18. Give people a chance. Everyone deserves a chance. I am not an easily trusting person. I usually want to see what people are like before I open up to you. When I trust someone, I truly trust them. I let them in on ALL MY STUFF. I recently was with my friend Jesse and he and I had one of those conversations where “there’s no going back now, YOU KNOW TOO MUCH” deals and I left that table feeling lighter than air. It wasn’t because I dumped all my stuff on him. It was because he shared with me just as much as I shared with him. It was an even exchange. We’d been saying for a long time we’d be friends, and it’s taken me living in Norman and him living in Tulsa for that to happen. I’m thankful that people take chances on me. I’m more than happy to give that same shot to others.

19. Learn from others. You know what, I don’t know everything and NEWSFLASH you don’t either. There’s a reason we’re all on this freaking planet. It’s not to bitch and moan at each other (excuse my french), and it’s certainly not to pin your belief system as more superior than someone else’s. I am a Christian. I love Jesus. I love what his word says. But I don’t like when people take his words and slam them against people he loved and created. Hatred is not acceptable. And when you post those “Oh no, what is our world coming to” posts in relation to what is happening in our world, you are inevitably closing the door on any opportunity to speak into that person’s life. I wish I would’ve been at OU for my entire academic career because I’ve learned more about communicating with people who aren’t exactly like me and I LOVE IT. I lived my life judging people for too long. I let other people tell me how to treat others who lived life differently than me. I was blinded for far too long. Being in a learning environment that supports identity exploration and provides a safe place to do so opens your eyes to what you’re not seeing. All I’m saying, don’t shut others out because they’re not like you.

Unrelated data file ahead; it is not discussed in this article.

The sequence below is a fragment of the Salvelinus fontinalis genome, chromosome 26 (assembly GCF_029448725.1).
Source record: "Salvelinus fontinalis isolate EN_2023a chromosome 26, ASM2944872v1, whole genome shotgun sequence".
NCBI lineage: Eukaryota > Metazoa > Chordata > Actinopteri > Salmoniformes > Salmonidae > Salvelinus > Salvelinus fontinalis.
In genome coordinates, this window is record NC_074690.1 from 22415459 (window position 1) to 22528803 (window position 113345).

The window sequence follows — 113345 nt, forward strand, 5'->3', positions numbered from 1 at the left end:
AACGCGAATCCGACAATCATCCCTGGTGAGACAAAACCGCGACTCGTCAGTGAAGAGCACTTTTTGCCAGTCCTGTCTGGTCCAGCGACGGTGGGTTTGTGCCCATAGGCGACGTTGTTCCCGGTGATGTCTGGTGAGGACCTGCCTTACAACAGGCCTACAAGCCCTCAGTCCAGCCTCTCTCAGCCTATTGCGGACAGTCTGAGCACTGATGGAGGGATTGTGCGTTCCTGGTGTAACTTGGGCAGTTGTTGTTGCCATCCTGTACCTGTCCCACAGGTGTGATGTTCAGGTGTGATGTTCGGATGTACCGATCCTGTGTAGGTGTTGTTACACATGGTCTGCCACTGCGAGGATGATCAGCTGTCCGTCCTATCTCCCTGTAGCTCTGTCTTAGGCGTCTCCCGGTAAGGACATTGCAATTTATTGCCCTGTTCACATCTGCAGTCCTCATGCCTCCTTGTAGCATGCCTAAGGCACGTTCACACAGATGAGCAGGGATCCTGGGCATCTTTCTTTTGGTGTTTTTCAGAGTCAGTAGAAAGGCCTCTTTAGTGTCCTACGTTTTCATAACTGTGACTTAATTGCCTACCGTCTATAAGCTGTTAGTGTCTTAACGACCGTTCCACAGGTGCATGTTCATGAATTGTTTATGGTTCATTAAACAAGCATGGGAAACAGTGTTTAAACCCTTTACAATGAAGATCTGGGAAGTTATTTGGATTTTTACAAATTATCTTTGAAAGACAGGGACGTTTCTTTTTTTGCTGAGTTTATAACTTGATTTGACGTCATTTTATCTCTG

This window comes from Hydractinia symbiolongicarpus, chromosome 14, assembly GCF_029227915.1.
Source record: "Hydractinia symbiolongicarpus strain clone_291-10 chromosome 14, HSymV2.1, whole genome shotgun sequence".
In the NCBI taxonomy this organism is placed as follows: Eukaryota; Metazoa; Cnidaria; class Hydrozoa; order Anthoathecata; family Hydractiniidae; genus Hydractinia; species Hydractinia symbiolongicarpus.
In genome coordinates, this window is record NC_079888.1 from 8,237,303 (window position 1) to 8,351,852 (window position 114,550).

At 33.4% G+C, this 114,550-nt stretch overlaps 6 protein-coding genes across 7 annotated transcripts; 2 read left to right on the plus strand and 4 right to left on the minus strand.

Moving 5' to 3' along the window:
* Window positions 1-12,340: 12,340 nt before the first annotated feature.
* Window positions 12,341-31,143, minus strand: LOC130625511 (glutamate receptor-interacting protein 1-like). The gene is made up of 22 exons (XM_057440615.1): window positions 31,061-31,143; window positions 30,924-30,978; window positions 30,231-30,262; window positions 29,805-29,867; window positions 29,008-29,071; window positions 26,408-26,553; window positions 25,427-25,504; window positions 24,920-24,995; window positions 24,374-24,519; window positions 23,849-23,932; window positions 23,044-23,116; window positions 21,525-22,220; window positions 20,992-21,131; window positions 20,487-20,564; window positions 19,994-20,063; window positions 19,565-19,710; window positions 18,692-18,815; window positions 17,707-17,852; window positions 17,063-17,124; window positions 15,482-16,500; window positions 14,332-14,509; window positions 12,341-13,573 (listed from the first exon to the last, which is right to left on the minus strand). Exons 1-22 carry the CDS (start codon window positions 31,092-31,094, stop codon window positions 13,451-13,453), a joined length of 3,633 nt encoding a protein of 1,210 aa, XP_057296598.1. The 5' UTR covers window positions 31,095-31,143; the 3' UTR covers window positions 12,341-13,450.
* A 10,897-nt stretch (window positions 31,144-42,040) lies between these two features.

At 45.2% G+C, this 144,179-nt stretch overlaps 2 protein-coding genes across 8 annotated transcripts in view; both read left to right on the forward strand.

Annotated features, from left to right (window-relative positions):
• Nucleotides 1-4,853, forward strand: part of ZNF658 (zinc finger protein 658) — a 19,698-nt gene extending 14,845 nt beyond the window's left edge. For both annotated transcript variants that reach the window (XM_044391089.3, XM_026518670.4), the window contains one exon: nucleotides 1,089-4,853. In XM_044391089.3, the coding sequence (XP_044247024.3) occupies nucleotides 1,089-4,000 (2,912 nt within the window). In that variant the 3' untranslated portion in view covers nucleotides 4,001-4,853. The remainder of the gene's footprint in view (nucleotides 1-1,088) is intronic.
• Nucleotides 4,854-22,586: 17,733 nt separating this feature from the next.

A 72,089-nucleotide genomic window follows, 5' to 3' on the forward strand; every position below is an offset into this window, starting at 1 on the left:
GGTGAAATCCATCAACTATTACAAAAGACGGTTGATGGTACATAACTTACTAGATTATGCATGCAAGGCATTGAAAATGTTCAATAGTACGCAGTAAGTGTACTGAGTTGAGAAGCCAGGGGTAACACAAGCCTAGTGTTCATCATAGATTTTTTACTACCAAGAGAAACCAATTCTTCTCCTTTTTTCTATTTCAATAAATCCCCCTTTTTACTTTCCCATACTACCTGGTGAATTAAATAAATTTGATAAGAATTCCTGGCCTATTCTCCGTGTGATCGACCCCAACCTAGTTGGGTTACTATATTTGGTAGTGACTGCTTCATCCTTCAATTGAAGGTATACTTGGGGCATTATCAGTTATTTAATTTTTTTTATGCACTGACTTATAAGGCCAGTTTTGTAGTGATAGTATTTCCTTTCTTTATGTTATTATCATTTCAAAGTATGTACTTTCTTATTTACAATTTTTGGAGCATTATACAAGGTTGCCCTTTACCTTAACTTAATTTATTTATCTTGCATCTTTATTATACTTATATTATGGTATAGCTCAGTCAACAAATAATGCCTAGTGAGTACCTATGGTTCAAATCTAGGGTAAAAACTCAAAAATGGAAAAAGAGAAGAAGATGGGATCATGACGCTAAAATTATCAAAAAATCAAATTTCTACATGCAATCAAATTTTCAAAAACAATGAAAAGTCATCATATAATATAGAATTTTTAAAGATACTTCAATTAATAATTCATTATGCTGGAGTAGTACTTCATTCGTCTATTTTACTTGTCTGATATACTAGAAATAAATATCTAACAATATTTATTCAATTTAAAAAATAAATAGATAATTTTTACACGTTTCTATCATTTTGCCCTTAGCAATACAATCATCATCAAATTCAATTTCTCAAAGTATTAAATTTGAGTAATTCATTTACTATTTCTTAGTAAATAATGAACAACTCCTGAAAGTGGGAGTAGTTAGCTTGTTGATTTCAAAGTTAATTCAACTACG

20. Human relations. Have you ever thought about how you relate to others? Did you know that I’ve been pinching my eyebrows in class every time my professor would mention something I wasn’t sure I believed or agreed with? It wasn’t until I had a great conversation with my now favorite professor that opened my eyes to that fact. “Linds, you’re a beautiful girl who is extremely smart and funny, but every time you’re not sure of something I say in class, your eyes get tight and your eyebrows pinch up. Your whole face changes from bright to unsure. Let’s discuss this because while I know I’m challenging you and you’re about to rise to the occasion and dialog with me, your face would offend the most learned person”. OUCH. I hung my head and said sorry and asked how she noticed. “I was like you. I grew up in a bubble and when I was released in a learning environment that challenged me, it shook me. But here’s what I have to offer you…” This woman offered constructive criticism and did so in a way I would relate to. I went to a PRIVATE CHRISTIAN SCHOOL from high school to undergrad. NOT A LOT OF EXPLORATION HAPPENING THERE. My professor, a believer by the way, took time to share how she started to learn from every person she got the opportunity to learn from, no matter how different they are. She said the words I value most… “You don’t have to agree with everything someone says or does, but you need to be open enough to hear what they are truly saying. You will learn more from listening than you will from speaking on your soapbox. And guess what? They’ll come back to you”.